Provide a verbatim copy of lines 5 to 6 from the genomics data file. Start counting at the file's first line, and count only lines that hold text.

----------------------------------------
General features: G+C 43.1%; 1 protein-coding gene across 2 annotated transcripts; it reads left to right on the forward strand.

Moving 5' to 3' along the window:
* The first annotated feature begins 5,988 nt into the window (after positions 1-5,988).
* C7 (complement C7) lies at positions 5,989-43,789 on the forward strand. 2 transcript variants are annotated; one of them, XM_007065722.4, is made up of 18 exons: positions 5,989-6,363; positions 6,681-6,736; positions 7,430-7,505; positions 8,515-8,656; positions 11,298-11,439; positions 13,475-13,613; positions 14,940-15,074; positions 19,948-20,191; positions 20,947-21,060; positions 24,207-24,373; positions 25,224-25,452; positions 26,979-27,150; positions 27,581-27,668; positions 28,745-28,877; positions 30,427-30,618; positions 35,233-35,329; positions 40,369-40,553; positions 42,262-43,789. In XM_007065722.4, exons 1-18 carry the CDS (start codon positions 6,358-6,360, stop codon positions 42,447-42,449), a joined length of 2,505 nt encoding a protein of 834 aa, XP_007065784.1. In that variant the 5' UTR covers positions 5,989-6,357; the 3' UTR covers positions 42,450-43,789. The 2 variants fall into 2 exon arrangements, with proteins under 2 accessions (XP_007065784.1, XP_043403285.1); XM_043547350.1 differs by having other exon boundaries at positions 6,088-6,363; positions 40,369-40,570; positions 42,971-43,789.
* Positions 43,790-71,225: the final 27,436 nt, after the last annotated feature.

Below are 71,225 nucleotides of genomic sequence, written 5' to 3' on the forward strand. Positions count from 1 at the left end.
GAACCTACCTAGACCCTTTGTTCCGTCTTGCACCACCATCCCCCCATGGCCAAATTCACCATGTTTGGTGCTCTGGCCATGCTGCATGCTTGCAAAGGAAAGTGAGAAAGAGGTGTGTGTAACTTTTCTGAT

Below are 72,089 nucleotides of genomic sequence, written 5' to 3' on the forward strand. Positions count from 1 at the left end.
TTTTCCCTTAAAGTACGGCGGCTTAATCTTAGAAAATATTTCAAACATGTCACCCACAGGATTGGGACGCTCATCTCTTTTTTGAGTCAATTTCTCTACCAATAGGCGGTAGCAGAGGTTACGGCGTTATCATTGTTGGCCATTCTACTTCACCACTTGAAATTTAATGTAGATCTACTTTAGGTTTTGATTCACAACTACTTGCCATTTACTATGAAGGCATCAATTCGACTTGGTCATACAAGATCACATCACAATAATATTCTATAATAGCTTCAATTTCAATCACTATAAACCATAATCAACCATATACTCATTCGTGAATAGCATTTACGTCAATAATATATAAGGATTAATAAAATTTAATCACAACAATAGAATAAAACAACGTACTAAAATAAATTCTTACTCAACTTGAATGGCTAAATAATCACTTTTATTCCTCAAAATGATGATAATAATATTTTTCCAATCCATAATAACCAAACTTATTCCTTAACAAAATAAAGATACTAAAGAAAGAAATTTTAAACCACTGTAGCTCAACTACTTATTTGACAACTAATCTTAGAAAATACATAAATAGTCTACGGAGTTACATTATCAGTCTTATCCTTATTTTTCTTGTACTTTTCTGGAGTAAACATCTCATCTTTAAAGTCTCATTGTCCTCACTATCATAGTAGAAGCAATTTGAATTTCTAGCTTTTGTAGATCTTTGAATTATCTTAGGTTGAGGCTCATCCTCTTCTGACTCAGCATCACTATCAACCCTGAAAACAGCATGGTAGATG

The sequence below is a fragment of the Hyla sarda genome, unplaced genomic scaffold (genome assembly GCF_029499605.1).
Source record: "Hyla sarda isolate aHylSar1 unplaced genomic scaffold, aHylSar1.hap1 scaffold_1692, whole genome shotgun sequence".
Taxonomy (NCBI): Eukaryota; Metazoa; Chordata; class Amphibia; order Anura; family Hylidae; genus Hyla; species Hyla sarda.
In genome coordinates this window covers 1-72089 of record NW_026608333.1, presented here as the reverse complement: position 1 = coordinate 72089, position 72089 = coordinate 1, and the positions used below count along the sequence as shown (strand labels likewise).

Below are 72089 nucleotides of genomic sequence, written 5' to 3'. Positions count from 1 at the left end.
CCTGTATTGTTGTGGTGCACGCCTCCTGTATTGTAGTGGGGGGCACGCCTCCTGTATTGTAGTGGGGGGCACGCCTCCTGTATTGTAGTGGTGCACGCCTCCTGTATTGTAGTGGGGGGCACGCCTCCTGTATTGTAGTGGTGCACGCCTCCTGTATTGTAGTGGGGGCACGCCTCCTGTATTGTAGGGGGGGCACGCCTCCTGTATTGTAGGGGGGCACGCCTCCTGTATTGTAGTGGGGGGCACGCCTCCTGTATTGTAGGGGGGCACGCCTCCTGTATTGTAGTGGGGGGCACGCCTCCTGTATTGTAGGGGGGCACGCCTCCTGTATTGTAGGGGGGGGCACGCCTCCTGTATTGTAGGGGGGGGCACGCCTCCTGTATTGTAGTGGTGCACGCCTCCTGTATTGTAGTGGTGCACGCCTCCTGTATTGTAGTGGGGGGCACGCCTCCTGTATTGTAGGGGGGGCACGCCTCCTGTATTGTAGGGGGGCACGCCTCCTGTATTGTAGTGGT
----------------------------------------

* Positions 43,790-71,225: the final 27,436 nt, after the last annotated feature.

Below are 71,225 nucleotides of genomic sequence, written 5' to 3' on the forward strand. Positions count from 1 at the left end.